In the stacking process, the length of the anode and cathode sheets are inspected with the use of, for example, x-ray and CT scans. X-ray images, however, are difficult to inspect due to their defocused nature. While CT scans can generate exceptionally high-quality images, the procedure itself is time-consuming. Given the limited window available for battery inspection, only low-resolution images can be generated in this context, posing challenges in interpretation. Machine vision helps to recognize defects in these images that a human eye would not be able to spot. It also supports the detection of electrode sheet positions and the alignment of stacks. The improper alignment of layered electrodes can lead to problems, such as the inability to insert them into the cell housing or electrolyte leaks. To prevent such issues, the alignment system must ensure precise control over electrode positioning (Figure 3).


Figure 3. Machine vision ensures the proper alignment of stacked electrode sheets during battery cell assembly. Courtesy of MVTec Software GmbH.


Figure 3. Machine vision ensures the proper alignment of stacked electrode sheets during battery cell assembly. Courtesy of MVTec Software GmbH.

Additional failure types that can occur in the stacking process that can be discovered early with machine vision include unreadable Data Matrix codes, bent stacked cells, scratches or folds on the electrode surface, low-positioning accuracy of the anode and cathode sheets or foils, damaged electrode surfaces and edges, or damage to the tabs at the material transition zone.

To finish the cell assembly, the cell stack is inserted into the cell housing and is partly sealed. During this process, it is crucial to cut the tabs to a defined length without damaging the material, to insert the cell correctly into the cell housing, and to flawlessly weld seams free of damage to ensure a tight seal of the battery. Welding is a critical step in the production of batteries. For example, several welds are needed to connect the current collectors inside the cells. The quality of these connections is crucial to the quality of the battery, where even a 1% fail rate is a serious issue.

Various methods can be used to inspect the weld seams and recognize anomalies. The high variation of potential errors resulting from this process makes AI approaches particularly suitable for detecting these errors (Figure 4). In contrast to an appropriately trained deep-learning network, the human eye would not be able to detect and quantify patterns or make decisions based on these patterns. Furthermore, due to machine vision, Data Matrix codes can be read robustly, even during motion and changing lighting conditions.

Figure 4. Checking the quality of the weld seam with the naked eye is often impossible. An appropriately trained deep-learning network provides a remedy and enables nondestructive in-line inspection. Courtesy of MVTec Software GmbH.


Figure 4. Checking the quality of the weld seam with the naked eye is often impossible. An appropriately trained deep-learning network provides a remedy and enables nondestructive in-line inspection. Courtesy of MVTec Software GmbH.

End-of-line tests

Formation and aging represent the final stages in the production of battery cells, encompassing charging, discharging, and quality testing. Preceding formation and aging, during the cell assembly phase, the cells undergo final contacting and welding, in which a protective coating or insulation foil is applied onto the battery cells. This protective layer could exhibit imperfections, such as trapped bubbles with foreign particles beneath them, scratches that cut through the foil, and an unevenly applied coating. When these cells are packed tightly into a battery module, several factors can lead to an electrical shortage or overheating. Battery cell coatings might display a range of minor imperfections that do not affect their functionality as well as apparently insignificant scratches that can negatively affect safety and functionality. Within formation and aging, machine vision helps spot these defects while reducing the rejection of cells that, despite having flaws, still serve their purpose.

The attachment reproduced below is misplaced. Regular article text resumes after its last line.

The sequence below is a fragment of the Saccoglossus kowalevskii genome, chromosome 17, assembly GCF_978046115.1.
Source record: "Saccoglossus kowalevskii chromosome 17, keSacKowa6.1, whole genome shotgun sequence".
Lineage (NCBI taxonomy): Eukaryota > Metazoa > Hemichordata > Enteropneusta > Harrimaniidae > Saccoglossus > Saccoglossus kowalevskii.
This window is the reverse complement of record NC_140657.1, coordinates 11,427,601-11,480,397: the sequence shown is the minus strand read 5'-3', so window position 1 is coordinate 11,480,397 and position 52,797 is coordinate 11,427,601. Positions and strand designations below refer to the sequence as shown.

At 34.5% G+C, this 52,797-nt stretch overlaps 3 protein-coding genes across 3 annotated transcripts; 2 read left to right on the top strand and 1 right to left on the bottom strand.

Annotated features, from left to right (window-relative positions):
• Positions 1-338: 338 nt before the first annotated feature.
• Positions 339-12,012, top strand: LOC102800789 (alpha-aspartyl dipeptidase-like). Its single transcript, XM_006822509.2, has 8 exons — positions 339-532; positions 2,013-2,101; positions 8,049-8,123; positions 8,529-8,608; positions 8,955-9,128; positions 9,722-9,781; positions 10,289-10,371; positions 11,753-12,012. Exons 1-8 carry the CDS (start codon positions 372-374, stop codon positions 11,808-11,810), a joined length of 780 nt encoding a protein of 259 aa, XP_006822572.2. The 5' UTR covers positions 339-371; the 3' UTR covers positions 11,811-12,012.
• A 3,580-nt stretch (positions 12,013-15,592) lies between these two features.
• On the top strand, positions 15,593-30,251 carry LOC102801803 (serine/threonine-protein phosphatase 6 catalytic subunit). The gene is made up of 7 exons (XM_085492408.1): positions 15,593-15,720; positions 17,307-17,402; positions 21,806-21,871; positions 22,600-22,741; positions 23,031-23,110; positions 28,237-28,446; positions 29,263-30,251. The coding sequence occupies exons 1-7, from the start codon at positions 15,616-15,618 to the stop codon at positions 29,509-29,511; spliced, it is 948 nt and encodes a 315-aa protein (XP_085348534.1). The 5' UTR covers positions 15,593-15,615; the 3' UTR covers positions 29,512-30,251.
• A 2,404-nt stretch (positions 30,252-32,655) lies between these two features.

Additional tasks performed by machine vision include the reading of Data Matrix codes on the battery cells, the measurement of the outer diameter, and cell dimensions of cylindrical cells. Reading the Data Matrix code can be challenging due to its small size and highly reflective surfaces.

Before the battery cells leave the factory, they undergo a variety of end-of-line tests, including visual inspections. After the tests, the cells are sorted according to their power capacity, packaged, and prepared for shipping. For visual surface inspections and measurements, machine vision can quickly determine whether cells need to be rejected. If a cell is deformed, does not meet the specified cell diameter, or has any other type of surface damage, the machine vision software classifies it accordingly. Unreadable codes, impurities, or foreign bodies can also be robustly detected, even on highly reflective surfaces. This ensures that cells classified as damaged can still be screened out before they leave the factory.

Achieving in-line quality control

As illustrated, battery cell production is divided into many complex individual steps, where machine vision enables 100% in-line quality control and significantly contributes to process optimization. Both classic rule-based methods and deep-learning-based methods are employed. The rule-based techniques are especially suitable for very fast production steps, such as coating and calendering, or when maximum precision and dimensional accuracy is required — for example, during the measuring and stacking of individual electrode sheets for the production of prismatic battery cells.

On the other hand, deep-learning technologies increasingly come into play in the later phases of cell production, particularly for defect detection and surface inspection. They permit the robust detection of even the smallest defects and contaminants. In addition, the deep-learning technology known as anomaly detection allows previously unknown defects to be identified. Another advantage of this method is that only good images are needed to train the model.

Sustainable battery production

The use of machine vision in battery production offers numerous benefits for manufacturers. The consistent integration of machine vision as part of a comprehensive digitalization and integrated process optimization strategy holds significant potential. It enables a reduction in rejection rates and makes a measurable contribution to sustainability due to the more efficient use of valuable raw materials. At the same time, it increases output because, as the “eye of production,” machine vision facilitates fully automated and seamlessly traceable production processes.

Meet the author

Klaus Schrenker is the business development manager for MVTec. He previously worked at Dropbox for two years and before that worked for French tech companies where he was responsible for internationalization, partnerships, and customer acquisition. He holds a bachelor’s degree in industrial engineering and management at FAU Erlangen-Nürnberg and a master’s in innovation and industrial management at the University of Gothenburg; email: [email protected].

Published: December 2023